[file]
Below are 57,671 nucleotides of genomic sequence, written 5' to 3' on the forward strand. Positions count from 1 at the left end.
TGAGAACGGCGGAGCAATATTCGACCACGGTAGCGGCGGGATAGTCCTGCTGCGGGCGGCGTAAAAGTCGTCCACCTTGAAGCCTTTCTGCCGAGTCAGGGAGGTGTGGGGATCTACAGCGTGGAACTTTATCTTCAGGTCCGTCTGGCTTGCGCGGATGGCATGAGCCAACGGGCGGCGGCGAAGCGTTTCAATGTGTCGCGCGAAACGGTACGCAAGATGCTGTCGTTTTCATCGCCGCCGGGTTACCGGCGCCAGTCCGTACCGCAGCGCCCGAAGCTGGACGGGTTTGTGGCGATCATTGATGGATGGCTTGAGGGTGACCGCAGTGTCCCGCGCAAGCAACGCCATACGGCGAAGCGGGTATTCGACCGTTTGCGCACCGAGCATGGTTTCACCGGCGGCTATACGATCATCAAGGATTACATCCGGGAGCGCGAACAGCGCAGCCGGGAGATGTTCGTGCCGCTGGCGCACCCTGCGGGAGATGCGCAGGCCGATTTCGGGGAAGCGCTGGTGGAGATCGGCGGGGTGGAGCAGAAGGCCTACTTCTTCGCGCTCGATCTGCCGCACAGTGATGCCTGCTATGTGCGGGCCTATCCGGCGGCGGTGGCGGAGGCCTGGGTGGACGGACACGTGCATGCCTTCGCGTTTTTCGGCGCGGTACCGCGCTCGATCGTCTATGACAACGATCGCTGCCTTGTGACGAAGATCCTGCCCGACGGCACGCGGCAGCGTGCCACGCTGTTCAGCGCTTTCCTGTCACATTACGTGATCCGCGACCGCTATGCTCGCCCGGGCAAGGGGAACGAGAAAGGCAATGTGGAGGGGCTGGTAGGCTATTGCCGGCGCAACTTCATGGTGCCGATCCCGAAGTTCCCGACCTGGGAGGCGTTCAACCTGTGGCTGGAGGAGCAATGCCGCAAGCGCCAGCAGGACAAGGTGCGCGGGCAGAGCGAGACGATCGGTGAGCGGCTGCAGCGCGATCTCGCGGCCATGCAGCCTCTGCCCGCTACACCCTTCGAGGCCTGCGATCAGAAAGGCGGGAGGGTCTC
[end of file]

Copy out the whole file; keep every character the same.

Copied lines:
Below are 57,671 nucleotides of genomic sequence, written 5' to 3' on the forward strand. Positions count from 1 at the left end.
TGAGAACGGCGGAGCAATATTCGACCACGGTAGCGGCGGGATAGTCCTGCTGCGGGCGGCGTAAAAGTCGTCCACCTTGAAGCCTTTCTGCCGAGTCAGGGAGGTGTGGGGATCTACAGCGTGGAACTTTATCTTCAGGTCCGTCTGGCTTGCGCGGATGGCATGAGCCAACGGGCGGCGGCGAAGCGTTTCAATGTGTCGCGCGAAACGGTACGCAAGATGCTGTCGTTTTCATCGCCGCCGGGTTACCGGCGCCAGTCCGTACCGCAGCGCCCGAAGCTGGACGGGTTTGTGGCGATCATTGATGGATGGCTTGAGGGTGACCGCAGTGTCCCGCGCAAGCAACGCCATACGGCGAAGCGGGTATTCGACCGTTTGCGCACCGAGCATGGTTTCACCGGCGGCTATACGATCATCAAGGATTACATCCGGGAGCGCGAACAGCGCAGCCGGGAGATGTTCGTGCCGCTGGCGCACCCTGCGGGAGATGCGCAGGCCGATTTCGGGGAAGCGCTGGTGGAGATCGGCGGGGTGGAGCAGAAGGCCTACTTCTTCGCGCTCGATCTGCCGCACAGTGATGCCTGCTATGTGCGGGCCTATCCGGCGGCGGTGGCGGAGGCCTGGGTGGACGGACACGTGCATGCCTTCGCGTTTTTCGGCGCGGTACCGCGCTCGATCGTCTATGACAACGATCGCTGCCTTGTGACGAAGATCCTGCCCGACGGCACGCGGCAGCGTGCCACGCTGTTCAGCGCTTTCCTGTCACATTACGTGATCCGCGACCGCTATGCTCGCCCGGGCAAGGGGAACGAGAAAGGCAATGTGGAGGGGCTGGTAGGCTATTGCCGGCGCAACTTCATGGTGCCGATCCCGAAGTTCCCGACCTGGGAGGCGTTCAACCTGTGGCTGGAGGAGCAATGCCGCAAGCGCCAGCAGGACAAGGTGCGCGGGCAGAGCGAGACGATCGGTGAGCGGCTGCAGCGCGATCTCGCGGCCATGCAGCCTCTGCCCGCTACACCCTTCGAGGCCTGCGATCAGAAAGGCGGGAGGGTCTC